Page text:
Textile Certification Label Guide

Fabric in Rolls

When it comes to shopping for textiles, probably the main argument why you want to buy from companies that use non-toxic, sustainable and ethical practices is, you either going to wear them (clothing), pat yourself dry (towels) or sleep on them (sheets), which means your skin comes in contact with that fabric. The skin is very absorbent and is the largest organ of the body. Everything you put on your skin goes into your body. This is more prevalent with skin care but also important with textiles. 


Another aspect is that the textile/fashion industry is a big environmental polluter. There is ‘dirty cotton', as well as inequality and abuse. 

To list some environmental impacts of cotton sourced from WFF:




Cotton cultivation severely degrades soil quality. Despite the global area devoted to cotton cultivation remaining constant for the past 70 years, cotton production has depleted and degraded the soil in many areas. Most cotton is grown on well-established fields, but their exhaustion leads to expansion into new areas and the attendant destruction of habitat.



Conventional production practices for cotton involve the application of substantial fertilizers and pesticides. Pesticides threaten the quality of soil and water, as well as the health of biodiversity in and downstream from the fields. Heavy use of pesticides also raises concern for the health of farm workers and nearby populations.



Runoff of pesticides, fertilizers, and minerals from cotton fields contaminates rivers, lakes, wetlands, and underground aquifers. These pollutants affect biodiversity directly by immediate toxicity or indirectly through long-term accumulation.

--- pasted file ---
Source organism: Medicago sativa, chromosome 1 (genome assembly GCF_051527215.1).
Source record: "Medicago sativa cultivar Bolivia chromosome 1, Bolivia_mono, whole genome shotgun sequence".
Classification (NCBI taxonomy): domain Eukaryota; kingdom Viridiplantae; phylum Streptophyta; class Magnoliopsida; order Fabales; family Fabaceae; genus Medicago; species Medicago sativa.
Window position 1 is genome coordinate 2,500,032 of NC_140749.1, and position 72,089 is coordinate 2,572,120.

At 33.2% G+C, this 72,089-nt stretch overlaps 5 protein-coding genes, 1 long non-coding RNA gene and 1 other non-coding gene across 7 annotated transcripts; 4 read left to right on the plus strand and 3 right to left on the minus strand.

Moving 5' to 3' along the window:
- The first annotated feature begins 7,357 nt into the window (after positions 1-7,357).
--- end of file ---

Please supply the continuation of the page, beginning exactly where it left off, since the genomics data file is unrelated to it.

Production and processing of cotton uses a large amount of water. Some experts contend that cotton is the largest user of water among all agricultural commodities. Surface and ground waters are often diverted to irrigate cotton fields, leading to freshwater loss through evaporation, and inefficient water management.

Companies don’t have to certify their products yet. Hopefully that will change and become mandatory in the near future. At this stage brands can choose what labels to get and set themselves apart as ethical and sustainable. 

As consumers we have the power to drive this trend forward by voting with our money and demand change in that way. If you and thousands of other people stop buying a particular product, the producer can either file for bankruptcy or has to employ a different strategy.

Put your money in industries that have adapted sustainable practices. This guide can help you identify such brands. By clicking on the actual label here you can find out what they mean and stand for.